You’ll find the top Innovators—this year's Movers & Shakers—from the just-released BTI Brand Elite 2017 at the bottom of this post.

And, don’t miss out on the significant changes in the other 8 branding factors clients rely on to separate one law firm from another, make hiring decisions, and pick and choose who they ultimately work with—and who they don’t:

Big Growth in Firms Making Big Changes to Boost Client Service

Number of Law Firms Worth Premium Rates Continues to Climb

Clients Name More Tech-Savvy Law Firms in 2017

Clients See Fewer Bet-the-Company Law Firms as This Work Surges

Many More Law Firms Delivering More Value

Clients Name the Long Term Law Firm Survivors

Clients Keep Shrinking Their Law Firm Short Lists

A Downward Trend in Law Firms Earning Client Recommendations

Please join us in congratulating the below world-class innovators in the legal world.

The law firms climbing to the top of the Mover & Shaker ranks in the just-released BTI Brand Elite 2017 are:

Best of the Best

Baker McKenzie
DLA Piper
Jones Day
Kirkland & Ellis
Latham & Watkins
Wachtell, Lipton, Rosen & Katz


Bryan Cave
Cravath, Swaine & Moore
Davis Polk
Gibson Dunn
Greenberg Traurig
Hogan Lovells
K&L Gates
King & Spalding
McDermott Will & Emery
Morgan Lewis
Ogletree Deakins
Quinn Emanuel Urquhart & Sullivan
Reed Smith
Ropes & Gray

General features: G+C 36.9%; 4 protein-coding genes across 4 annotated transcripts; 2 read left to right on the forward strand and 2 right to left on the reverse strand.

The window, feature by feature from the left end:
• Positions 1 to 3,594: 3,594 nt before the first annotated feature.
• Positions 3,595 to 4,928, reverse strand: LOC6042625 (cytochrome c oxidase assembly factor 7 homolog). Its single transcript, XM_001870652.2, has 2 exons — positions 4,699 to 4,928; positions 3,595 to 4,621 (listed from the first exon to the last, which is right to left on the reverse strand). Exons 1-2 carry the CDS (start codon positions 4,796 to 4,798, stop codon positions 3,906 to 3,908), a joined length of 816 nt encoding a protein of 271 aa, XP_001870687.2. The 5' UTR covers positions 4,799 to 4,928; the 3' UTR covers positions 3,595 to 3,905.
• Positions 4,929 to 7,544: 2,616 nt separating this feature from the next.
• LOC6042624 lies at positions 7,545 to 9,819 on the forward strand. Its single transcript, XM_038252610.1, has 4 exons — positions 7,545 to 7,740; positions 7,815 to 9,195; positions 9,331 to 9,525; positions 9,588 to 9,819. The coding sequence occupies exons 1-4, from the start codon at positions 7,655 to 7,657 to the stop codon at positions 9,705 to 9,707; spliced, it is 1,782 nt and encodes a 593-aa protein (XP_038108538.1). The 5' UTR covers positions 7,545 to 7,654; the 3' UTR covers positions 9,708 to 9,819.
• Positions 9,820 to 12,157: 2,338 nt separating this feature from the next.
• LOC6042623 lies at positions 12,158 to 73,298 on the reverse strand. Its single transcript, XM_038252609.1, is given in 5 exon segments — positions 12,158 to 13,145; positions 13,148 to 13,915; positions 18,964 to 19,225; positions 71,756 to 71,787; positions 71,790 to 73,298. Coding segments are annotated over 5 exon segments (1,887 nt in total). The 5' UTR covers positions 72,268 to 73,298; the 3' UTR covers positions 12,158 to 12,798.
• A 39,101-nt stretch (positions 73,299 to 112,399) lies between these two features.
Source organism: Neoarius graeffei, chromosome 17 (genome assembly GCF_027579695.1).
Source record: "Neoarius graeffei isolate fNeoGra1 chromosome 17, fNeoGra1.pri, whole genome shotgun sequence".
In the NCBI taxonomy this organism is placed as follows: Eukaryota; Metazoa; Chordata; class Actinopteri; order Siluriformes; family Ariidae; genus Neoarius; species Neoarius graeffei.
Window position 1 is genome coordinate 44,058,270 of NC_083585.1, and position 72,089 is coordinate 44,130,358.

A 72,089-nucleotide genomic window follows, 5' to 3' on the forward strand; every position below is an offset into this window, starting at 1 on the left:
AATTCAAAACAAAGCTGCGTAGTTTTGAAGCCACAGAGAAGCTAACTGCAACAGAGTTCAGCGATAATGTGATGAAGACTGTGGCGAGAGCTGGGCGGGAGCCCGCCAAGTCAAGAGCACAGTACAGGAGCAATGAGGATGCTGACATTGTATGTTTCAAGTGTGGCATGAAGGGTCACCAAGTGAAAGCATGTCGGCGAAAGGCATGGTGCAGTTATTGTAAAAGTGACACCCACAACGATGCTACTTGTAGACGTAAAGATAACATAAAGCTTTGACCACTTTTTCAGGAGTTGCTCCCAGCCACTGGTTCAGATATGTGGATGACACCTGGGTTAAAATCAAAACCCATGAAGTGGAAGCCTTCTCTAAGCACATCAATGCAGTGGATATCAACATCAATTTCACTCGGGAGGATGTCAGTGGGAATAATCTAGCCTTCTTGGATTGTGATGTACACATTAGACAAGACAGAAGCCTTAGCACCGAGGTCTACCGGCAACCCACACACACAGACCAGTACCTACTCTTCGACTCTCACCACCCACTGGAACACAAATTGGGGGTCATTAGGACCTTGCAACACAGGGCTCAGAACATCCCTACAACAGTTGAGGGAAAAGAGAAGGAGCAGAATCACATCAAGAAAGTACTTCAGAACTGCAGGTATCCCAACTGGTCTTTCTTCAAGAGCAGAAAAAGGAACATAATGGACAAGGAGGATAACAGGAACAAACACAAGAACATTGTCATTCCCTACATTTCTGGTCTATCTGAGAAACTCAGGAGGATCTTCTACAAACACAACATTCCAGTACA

Simpson Thacher
Sullivan & Cromwell
White & Case

Learn more about how your firm can influence both clients—and competitors—in the new BTI Brand Elite 2017: Client Perceptions of the Best-Branded Law Firms, available now.

Law Firms Missing Best Source of Innovation

Innovation has a long and a short game. The long game is the sexy part. Few can argue how the ability to forever change, disrupt or even reinvent an industry isn’t a little exciting. But, as we wait for the long game to play out, we are all forced to play the short game. Today, we face clients who want new and never before seen ideas and approaches. Your clients love the long game, but earn their bonuses in the short game.

In the short game the only clear, constant source of innovation is your ability to bring truly new and original thinking to clients. This means you bring a continuing stream of new approaches to the previously unseen situations your clients currently face.

20% Higher Profits from the Short Game